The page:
Decently acted and nicely shot, Beautiful Creatures cannot sustain the intrigue of its opening and literature-embodying setting. It delves into its supernatural mythology with a number of scenes of research set underneath a public library to place conflict in the way of a seemingly perfectly compatible young romance.

Despite opening on Valentine's Day, the one day of the year when romance movies are not just tolerated but eaten up in theaters, Beautiful Creatures bombed hard, earning just $19.5 million in domestic theaters and an additional $40.6 M overseas. Altogether, that matches the film's $60 M production budget but that is before theaters take their substantial cut and advertising costs are factored. Among modern young adult adaptations, only Inkheart, Cirque du Freak: The Vampire's Assistant, and The Seeker: The Dark Is Rising have proven to be bigger flops.

Just over three months since its opening night and an over a month since the book on its disappointing theatrical run was closed, Beautiful Creatures hits home video in Warner's standard options of a standalone DVD and a Blu-ray + DVD combo pack, each equipped with UltraViolet.

Watch clips from Beautiful Creatures:

Beautiful Creatures: Blu-ray + DVD + UltraViolet Combo Pack cover art -- click to buy from Amazon.com Blu-ray & DVD Details

2.40:1 Widescreen (DVD Anamorphic)
Blu-ray: 5.1 DTS-HD MA (English), Dolby Digital 5.1 (French, Spanish)
DVD: Dolby Digital 5.1 (English, French, Spanish)
Subtitles: English for Hearing Impaired, French, Spanish
Not Closed Captioned; Video Extras Subtitled
Release Date: May 21, 2013
Suggested Retail Price: $35.99
Two single-sided, dual-layered discs (BD-50 & DVD-9)
Blue Eco-Friendly Keepcase in Cardboard Slipcover
Also available as standalone DVD ($28.98 SRP) and on Amazon Instant Video

VIDEO and AUDIO

In 2013, it's no surprise to see a new film showing off excellent picture and sound on Blu-ray. Still, it's always nice not to encounter and troubles, as Beautiful Creatures easily meets today's high expectations for the format. The 2.40:1 video holds up in bright and dark scenes alike, while the 5.1 DTS-HD master audio offers a regularly engaging experience without sending you reaching for the remote to adjust volume levels.

Screenwriter/director Richard LaGravenese does some directing in this behind-the-scenes short. Jeffrey Kurland is happy to share the thoughts behind his costume designs.

BONUS FEATURES, MENUS, PACKAGING and DESIGN

Beautiful Creatures' all-HD Blu-ray bonus features begin with six behind-the-scenes shorts. "From Book to Screen" (3:58) has the cast members voice their attraction to the project, as their casting is discussed.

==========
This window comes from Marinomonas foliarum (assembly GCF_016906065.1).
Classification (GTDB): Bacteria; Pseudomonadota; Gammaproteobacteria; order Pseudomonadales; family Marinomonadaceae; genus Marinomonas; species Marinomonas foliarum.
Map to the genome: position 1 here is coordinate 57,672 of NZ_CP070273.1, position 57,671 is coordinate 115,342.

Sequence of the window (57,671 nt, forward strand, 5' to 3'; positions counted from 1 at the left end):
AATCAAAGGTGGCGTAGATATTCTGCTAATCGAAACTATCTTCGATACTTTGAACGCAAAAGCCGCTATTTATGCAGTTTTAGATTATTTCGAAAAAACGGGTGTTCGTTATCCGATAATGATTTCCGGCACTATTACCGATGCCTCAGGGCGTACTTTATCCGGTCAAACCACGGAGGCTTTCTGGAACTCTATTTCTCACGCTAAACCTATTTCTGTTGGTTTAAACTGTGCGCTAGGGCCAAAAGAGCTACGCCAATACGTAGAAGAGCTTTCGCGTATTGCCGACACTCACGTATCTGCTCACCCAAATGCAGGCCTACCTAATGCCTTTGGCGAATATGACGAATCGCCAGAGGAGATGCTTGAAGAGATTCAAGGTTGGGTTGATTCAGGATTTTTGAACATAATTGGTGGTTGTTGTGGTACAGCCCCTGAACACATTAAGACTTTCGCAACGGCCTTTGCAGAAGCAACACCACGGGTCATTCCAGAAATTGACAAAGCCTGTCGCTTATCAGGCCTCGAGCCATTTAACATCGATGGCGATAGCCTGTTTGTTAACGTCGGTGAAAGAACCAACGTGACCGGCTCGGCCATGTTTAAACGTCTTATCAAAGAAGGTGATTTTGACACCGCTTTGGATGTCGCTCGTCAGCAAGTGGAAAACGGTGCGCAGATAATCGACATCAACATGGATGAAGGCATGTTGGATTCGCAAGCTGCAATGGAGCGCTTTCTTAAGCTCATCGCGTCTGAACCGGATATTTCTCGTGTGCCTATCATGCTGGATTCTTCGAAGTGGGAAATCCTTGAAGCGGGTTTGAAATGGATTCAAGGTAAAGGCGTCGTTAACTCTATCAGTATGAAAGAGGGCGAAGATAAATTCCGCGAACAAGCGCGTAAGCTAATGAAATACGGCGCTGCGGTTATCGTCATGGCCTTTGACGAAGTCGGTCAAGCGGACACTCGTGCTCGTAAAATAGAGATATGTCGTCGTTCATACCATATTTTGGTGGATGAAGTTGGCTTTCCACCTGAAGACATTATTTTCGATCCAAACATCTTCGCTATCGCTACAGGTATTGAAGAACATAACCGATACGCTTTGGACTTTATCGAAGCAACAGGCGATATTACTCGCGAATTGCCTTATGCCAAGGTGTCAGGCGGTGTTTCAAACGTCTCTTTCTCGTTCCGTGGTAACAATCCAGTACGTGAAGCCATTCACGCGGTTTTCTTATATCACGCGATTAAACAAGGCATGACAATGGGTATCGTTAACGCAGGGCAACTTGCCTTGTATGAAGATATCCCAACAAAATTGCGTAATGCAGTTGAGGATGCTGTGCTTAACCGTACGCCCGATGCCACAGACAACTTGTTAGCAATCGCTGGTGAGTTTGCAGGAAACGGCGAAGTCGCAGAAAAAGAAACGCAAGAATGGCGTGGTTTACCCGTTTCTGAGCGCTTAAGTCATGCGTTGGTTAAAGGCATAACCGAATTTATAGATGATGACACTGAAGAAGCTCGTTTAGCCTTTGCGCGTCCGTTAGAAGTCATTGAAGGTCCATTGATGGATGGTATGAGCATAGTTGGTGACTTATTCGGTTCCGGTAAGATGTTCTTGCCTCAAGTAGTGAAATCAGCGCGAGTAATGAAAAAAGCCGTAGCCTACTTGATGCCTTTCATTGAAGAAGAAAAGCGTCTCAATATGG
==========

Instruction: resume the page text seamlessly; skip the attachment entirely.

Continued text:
"The Casters" (3:22) explains that class and describes characters in it. "Between Two Worlds" (4:17) offers more descriptions of settings and characters. "Forbidden Romance" (3:12) comments on the focal love story and the lead characters who form it. "Alternate Words" (5:17) discusses the intention for visual effects to be subtle and elegant, paying notice to certain illusions. "Designing the Costumes" (3:51) turns its attentions to the characters' style and the thinking behind it.

Four deleted scenes could use a "Play All" option. Running 8 minutes and 10 seconds altogether, they feature Link being tempted by a sexily-dressed Ridley, Ethan kissing his ex, a tense talk at the caster party, and an extended version of the chatter outside the movie theater. Fans of the book may enjoy seeing this, though none of it would have had a great impact on the film.

Faded green make-up doesn't prevent Emily Asher (Zoey Deutch) from getting a kiss from Ethan in this deleted Halloween scene. Alice Englert gets to speak in the New Zealand accent she mostly keeps hidden in the film in making-of shorts and the TV spot "Pedigree."

The extras conclude with a cool trailers section, an unusual inclusion especially for a new film making its video debut. Housed here are two theatrical trailers presented in Dolby 5.1 sound (1:53 & 2:33), a NY Comic Con trailer (2:47), the TV spot "Pedigree" (1:04) which is notable for including cast and crew interview comments,
and a book trailer for author Margaret Stohl's Icons (0:43).

The same as the DVD sold on its own, the combo pack's secondary disc only includes the same four deleted scenes (again, curiously without a "Play All" option) and the Icons book trailer.

The Blu-ray opens with an UltraViolet promo and a trailer for The Great Gatsby. The DVD starts with them, then adds ads for Icons and Jack the Giant Slayer.

Typical for Warner, the main menu screen is nothing more than a scored reformatting of the poster/cover art, while the DVD's secondary menus are remarkably basic. The Blu-ray resumes playback, a nice touch that I'm glad Warner has mastered.

A plain slipcover identifying this as a combo pack tops an eco-friendly keepcase whose lone, single-sided insert supplies your unique UltraViolet code.

Lena (Alice Englert) shows Ethan (Alden Ehrenreich) her bedroom's magical poetry collection.

CLOSING THOUGHTS

The public's pitiful reception of Beautiful Creatures suggests it is a lame attempt to cash in on the Twilight craze. While there's obviously an element of that to this production's timing, this supernatural romantic drama is its own entity with more substantial characters and themes. The film is not without some problems, but it's better than the dismissal it got.

Warner's combo pack is a pretty standard release, delivering a great feature presentation and a decent 40 minutes of extras.

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Reviewed May 18, 2013.



Text copyright 2013 DVDizzy.com. Images copyright 2013 Warner Bros. Pictures, Alcon Entertainment, 3 Arts Entertainment, Belle Pictures, and Warner Home Video. Unauthorized reproduction prohibited.